Iran’s President Hassan Rouhani suggested on Sunday that he could try a rarely-used political tactic to pass a nuclear deal with the United States: a direct referendum with the voters.
As he spoke at a conference on economic issues, he encouraged the government to “put important economic, social and cultural issues to a direct referendum,” The New York Times reports. Many have interpreted this as a reference to a compromise with the U.S. on Iran’s nuclear program, which conservatives in the government oppose.
The option to take a matter to referendum is included in the Islamic Republic’s 1979 Constitution, but while several presidents have proposed referendums, none have ever been carried out. A referendum requires either the approval of the Supreme Leader or a two-thirds parliamentary vote.
Mehdi Khalaji, a senior fellow at the Washington Institute for Near East Policy, explains that Supreme Leader Ayatollah Ali Khamenei may be the chief obstacle. “My understanding of the Supreme Leader is that he’s not looking for a final agreement,” Khalaji told The Daily Caller News Foundation. “Anything less than lifting the old sanctions is not going to be acceptable to him, and that’s not being offered.”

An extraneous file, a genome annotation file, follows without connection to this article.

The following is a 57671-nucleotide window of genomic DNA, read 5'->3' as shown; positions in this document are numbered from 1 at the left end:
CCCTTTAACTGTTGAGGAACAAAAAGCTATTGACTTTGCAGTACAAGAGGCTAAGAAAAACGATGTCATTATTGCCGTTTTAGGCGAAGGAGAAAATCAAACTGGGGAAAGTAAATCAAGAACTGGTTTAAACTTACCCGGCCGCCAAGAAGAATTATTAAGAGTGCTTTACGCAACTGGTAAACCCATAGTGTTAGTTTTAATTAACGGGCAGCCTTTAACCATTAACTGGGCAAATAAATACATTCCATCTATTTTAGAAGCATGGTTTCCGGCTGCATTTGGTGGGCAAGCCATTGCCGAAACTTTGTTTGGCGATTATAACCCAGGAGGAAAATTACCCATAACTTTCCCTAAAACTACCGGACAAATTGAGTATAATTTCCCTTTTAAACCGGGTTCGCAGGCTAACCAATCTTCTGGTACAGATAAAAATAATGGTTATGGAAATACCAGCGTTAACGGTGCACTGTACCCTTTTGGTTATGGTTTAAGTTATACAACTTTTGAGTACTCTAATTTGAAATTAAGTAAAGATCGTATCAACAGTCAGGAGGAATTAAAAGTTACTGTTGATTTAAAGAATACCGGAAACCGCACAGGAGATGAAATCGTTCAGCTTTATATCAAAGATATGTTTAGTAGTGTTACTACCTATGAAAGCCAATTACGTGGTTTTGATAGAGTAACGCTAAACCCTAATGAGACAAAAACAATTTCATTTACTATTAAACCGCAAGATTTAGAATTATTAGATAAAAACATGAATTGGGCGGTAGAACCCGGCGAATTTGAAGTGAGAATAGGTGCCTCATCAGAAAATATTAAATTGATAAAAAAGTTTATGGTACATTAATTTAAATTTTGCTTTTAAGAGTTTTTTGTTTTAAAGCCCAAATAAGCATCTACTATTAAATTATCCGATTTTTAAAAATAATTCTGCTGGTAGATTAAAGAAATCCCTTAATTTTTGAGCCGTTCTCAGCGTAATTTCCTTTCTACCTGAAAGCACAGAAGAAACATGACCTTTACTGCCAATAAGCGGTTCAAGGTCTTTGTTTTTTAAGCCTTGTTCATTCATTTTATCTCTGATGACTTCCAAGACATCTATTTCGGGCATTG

One of Rouhani’s most intriguing lines at the event was “our ideals are not linked to centrifuges but to our heart.” Matthew McInnis, a resident fellow at the American Enterprise Institute, told TheDCNF that the claim “shows that Rouhani is starting to do push for a broader compromise.” Contrary to Khalaji, McInnis also noted that the Supreme Leader “has been very clear that he is interested in some kind of deal.”
But is a referendum likely to meet the Supreme Leader’s approval, or is its mere mention a sufficient political tool? Khalaji says a real move toward a referendum is “impossible” — Rouhani has suffered numerous setbacks since becoming president, and any attempt at engaging with public opinion is only likely to hurt him: “the people say they want a good deal, but most don’t know the details of what makes a good deal.”
But one thing is sure for the Iranian people: continued economic pressure from Western sanctions and falling oil prices. Iran’s business community is increasingly impatient for a deal, eager to bring foreign investment back into the country. Rouhani recognized this during his speech, demanding greater transparency, especially from economic sectors dominated by the supreme leader’s allies in government.
Given the economic squeeze, McInnis says, “we may have more leverage than we give ourselves credit for.”
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